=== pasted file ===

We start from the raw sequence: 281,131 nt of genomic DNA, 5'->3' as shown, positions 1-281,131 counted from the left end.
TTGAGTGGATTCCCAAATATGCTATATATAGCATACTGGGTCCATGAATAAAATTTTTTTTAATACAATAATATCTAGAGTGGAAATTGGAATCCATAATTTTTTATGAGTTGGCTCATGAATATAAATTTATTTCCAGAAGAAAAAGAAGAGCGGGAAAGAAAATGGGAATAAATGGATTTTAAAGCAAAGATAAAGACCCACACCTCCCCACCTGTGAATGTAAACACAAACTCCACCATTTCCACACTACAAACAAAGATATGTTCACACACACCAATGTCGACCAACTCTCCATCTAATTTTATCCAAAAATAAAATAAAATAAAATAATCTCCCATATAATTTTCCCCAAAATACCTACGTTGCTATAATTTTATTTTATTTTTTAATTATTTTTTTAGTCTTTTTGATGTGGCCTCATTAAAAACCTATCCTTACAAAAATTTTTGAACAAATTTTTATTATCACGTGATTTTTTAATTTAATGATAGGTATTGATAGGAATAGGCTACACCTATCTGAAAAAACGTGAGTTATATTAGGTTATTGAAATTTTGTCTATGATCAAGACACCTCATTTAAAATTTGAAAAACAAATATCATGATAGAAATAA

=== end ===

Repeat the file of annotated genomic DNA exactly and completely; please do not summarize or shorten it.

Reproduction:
We start from the raw sequence: 281,131 nt of genomic DNA, 5'->3' as shown, positions 1-281,131 counted from the left end.
TTGAGTGGATTCCCAAATATGCTATATATAGCATACTGGGTCCATGAATAAAATTTTTTTTAATACAATAATATCTAGAGTGGAAATTGGAATCCATAATTTTTTATGAGTTGGCTCATGAATATAAATTTATTTCCAGAAGAAAAAGAAGAGCGGGAAAGAAAATGGGAATAAATGGATTTTAAAGCAAAGATAAAGACCCACACCTCCCCACCTGTGAATGTAAACACAAACTCCACCATTTCCACACTACAAACAAAGATATGTTCACACACACCAATGTCGACCAACTCTCCATCTAATTTTATCCAAAAATAAAATAAAATAAAATAATCTCCCATATAATTTTCCCCAAAATACCTACGTTGCTATAATTTTATTTTATTTTTTAATTATTTTTTTAGTCTTTTTGATGTGGCCTCATTAAAAACCTATCCTTACAAAAATTTTTGAACAAATTTTTATTATCACGTGATTTTTTAATTTAATGATAGGTATTGATAGGAATAGGCTACACCTATCTGAAAAAACGTGAGTTATATTAGGTTATTGAAATTTTGTCTATGATCAAGACACCTCATTTAAAATTTGAAAAACAAATATCATGATAGAAATAA